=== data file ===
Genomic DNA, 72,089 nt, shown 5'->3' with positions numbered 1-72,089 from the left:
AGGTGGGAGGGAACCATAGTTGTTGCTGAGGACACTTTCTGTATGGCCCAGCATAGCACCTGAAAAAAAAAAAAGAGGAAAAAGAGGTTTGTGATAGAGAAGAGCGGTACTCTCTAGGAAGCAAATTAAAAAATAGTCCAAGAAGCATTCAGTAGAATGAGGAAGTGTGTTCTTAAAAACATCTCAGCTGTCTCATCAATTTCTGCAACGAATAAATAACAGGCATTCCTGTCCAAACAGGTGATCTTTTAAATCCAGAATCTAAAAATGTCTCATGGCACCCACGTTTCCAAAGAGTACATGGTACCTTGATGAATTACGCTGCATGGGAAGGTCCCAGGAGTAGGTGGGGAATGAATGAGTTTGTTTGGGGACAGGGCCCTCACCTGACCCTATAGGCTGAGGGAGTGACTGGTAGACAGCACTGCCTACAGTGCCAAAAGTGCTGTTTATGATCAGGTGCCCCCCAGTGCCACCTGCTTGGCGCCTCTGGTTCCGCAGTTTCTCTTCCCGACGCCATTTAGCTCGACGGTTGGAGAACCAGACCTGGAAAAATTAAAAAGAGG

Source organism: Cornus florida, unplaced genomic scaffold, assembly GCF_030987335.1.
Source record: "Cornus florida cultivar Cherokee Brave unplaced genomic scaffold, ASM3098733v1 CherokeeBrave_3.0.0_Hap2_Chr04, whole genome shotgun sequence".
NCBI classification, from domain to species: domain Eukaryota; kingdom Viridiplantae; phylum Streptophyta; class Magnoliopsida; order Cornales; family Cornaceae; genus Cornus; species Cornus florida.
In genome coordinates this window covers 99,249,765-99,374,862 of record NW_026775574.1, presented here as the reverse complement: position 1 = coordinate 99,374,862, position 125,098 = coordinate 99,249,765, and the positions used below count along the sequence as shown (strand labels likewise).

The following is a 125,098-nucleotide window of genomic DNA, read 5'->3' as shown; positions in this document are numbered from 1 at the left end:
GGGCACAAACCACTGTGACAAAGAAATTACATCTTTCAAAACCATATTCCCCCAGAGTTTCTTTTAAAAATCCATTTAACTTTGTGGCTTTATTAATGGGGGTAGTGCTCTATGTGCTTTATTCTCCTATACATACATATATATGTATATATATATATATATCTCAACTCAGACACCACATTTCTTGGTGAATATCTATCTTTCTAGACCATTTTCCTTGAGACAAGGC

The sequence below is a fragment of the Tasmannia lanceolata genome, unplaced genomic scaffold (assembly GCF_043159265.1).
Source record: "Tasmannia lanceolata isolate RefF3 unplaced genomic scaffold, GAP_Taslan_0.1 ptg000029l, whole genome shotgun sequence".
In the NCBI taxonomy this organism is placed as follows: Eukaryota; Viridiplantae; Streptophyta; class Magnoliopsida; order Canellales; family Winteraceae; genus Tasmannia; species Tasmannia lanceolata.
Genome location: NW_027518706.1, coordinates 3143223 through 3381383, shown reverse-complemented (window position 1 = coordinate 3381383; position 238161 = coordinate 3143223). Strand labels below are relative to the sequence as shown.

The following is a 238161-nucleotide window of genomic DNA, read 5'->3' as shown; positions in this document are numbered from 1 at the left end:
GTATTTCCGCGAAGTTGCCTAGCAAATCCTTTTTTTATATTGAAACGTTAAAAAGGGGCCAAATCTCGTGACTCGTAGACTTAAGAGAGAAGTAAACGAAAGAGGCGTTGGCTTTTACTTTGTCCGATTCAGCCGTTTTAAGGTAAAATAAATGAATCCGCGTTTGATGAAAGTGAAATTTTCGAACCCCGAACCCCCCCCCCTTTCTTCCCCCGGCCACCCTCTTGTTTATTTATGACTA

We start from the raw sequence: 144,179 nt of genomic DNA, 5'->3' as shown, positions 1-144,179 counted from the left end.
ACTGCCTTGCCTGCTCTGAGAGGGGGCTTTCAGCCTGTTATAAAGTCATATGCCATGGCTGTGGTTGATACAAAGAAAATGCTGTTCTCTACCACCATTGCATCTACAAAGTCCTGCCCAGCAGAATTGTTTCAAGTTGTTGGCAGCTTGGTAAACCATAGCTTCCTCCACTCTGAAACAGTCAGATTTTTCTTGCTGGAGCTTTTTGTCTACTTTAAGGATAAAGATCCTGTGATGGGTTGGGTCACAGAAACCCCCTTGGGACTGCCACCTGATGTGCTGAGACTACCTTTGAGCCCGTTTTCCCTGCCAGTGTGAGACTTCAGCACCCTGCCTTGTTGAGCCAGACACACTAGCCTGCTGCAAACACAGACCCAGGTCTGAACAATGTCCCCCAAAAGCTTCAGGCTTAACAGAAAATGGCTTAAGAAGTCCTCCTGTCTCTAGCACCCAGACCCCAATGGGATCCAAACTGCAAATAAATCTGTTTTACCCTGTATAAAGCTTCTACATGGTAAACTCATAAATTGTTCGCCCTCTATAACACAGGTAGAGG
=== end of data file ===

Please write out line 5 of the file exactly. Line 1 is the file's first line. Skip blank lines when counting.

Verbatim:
NCBI classification, from domain to species: domain Eukaryota; kingdom Viridiplantae; phylum Streptophyta; class Magnoliopsida; order Cornales; family Cornaceae; genus Cornus; species Cornus florida.